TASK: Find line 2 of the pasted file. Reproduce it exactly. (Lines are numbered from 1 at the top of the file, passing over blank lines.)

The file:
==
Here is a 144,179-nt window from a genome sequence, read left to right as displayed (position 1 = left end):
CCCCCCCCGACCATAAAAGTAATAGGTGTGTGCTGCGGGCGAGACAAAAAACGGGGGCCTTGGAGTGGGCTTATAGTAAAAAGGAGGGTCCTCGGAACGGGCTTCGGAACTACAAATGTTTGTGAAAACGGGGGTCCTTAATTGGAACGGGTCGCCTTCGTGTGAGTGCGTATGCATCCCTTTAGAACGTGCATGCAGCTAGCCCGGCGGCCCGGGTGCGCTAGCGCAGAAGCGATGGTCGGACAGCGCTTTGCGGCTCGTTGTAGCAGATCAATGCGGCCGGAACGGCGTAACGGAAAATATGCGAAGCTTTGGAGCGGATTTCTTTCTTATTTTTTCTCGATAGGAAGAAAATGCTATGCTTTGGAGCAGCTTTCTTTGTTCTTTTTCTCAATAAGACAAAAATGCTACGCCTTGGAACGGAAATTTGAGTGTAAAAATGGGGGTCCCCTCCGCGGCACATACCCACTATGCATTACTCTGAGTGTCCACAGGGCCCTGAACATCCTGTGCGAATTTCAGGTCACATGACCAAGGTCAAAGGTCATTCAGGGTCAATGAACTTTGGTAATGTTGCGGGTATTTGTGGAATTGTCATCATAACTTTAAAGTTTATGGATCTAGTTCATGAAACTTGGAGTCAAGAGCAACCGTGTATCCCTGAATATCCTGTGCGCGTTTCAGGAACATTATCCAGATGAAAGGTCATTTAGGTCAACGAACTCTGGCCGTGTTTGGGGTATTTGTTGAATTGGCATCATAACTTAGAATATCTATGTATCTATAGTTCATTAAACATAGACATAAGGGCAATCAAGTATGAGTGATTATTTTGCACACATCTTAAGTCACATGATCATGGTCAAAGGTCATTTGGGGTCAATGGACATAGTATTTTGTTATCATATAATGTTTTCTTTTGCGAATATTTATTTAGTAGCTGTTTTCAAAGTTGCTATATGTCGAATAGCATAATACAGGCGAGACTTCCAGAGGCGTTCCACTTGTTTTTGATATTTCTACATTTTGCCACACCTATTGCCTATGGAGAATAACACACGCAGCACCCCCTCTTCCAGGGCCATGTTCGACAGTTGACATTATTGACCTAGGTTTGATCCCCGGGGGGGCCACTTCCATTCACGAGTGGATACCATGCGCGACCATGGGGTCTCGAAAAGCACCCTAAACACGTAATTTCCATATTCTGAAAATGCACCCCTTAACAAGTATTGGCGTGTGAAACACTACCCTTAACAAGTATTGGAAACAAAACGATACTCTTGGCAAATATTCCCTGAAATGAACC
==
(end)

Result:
CCCCCCCCGACCATAAAAGTAATAGGTGTGTGCTGCGGGCGAGACAAAAAACGGGGGCCTTGGAGTGGGCTTATAGTAAAAAGGAGGGTCCTCGGAACGGGCTTCGGAACTACAAATGTTTGTGAAAACGGGGGTCCTTAATTGGAACGGGTCGCCTTCGTGTGAGTGCGTATGCATCCCTTTAGAACGTGCATGCAGCTAGCCCGGCGGCCCGGGTGCGCTAGCGCAGAAGCGATGGTCGGACAGCGCTTTGCGGCTCGTTGTAGCAGATCAATGCGGCCGGAACGGCGTAACGGAAAATATGCGAAGCTTTGGAGCGGATTTCTTTCTTATTTTTTCTCGATAGGAAGAAAATGCTATGCTTTGGAGCAGCTTTCTTTGTTCTTTTTCTCAATAAGACAAAAATGCTACGCCTTGGAACGGAAATTTGAGTGTAAAAATGGGGGTCCCCTCCGCGGCACATACCCACTATGCATTACTCTGAGTGTCCACAGGGCCCTGAACATCCTGTGCGAATTTCAGGTCACATGACCAAGGTCAAAGGTCATTCAGGGTCAATGAACTTTGGTAATGTTGCGGGTATTTGTGGAATTGTCATCATAACTTTAAAGTTTATGGATCTAGTTCATGAAACTTGGAGTCAAGAGCAACCGTGTATCCCTGAATATCCTGTGCGCGTTTCAGGAACATTATCCAGATGAAAGGTCATTTAGGTCAACGAACTCTGGCCGTGTTTGGGGTATTTGTTGAATTGGCATCATAACTTAGAATATCTATGTATCTATAGTTCATTAAACATAGACATAAGGGCAATCAAGTATGAGTGATTATTTTGCACACATCTTAAGTCACATGATCATGGTCAAAGGTCATTTGGGGTCAATGGACATAGTATTTTGTTATCATATAATGTTTTCTTTTGCGAATATTTATTTAGTAGCTGTTTTCAAAGTTGCTATATGTCGAATAGCATAATACAGGCGAGACTTCCAGAGGCGTTCCACTTGTTTTTGATATTTCTACATTTTGCCACACCTATTGCCTATGGAGAATAACACACGCAGCACCCCCTCTTCCAGGGCCATGTTCGACAGTTGACATTATTGACCTAGGTTTGATCCCCGGGGGGGCCACTTCCATTCACGAGTGGATACCATGCGCGACCATGGGGTCTCGAAAAGCACCCTAAACACGTAATTTCCATATTCTGAAAATGCACCCCTTAACAAGTATTGGCGTGTGAAACACTACCCTTAACAAGTATTGGAAACAAAACGATACTCTTGGCAAATATTCCCTGAAATGAACC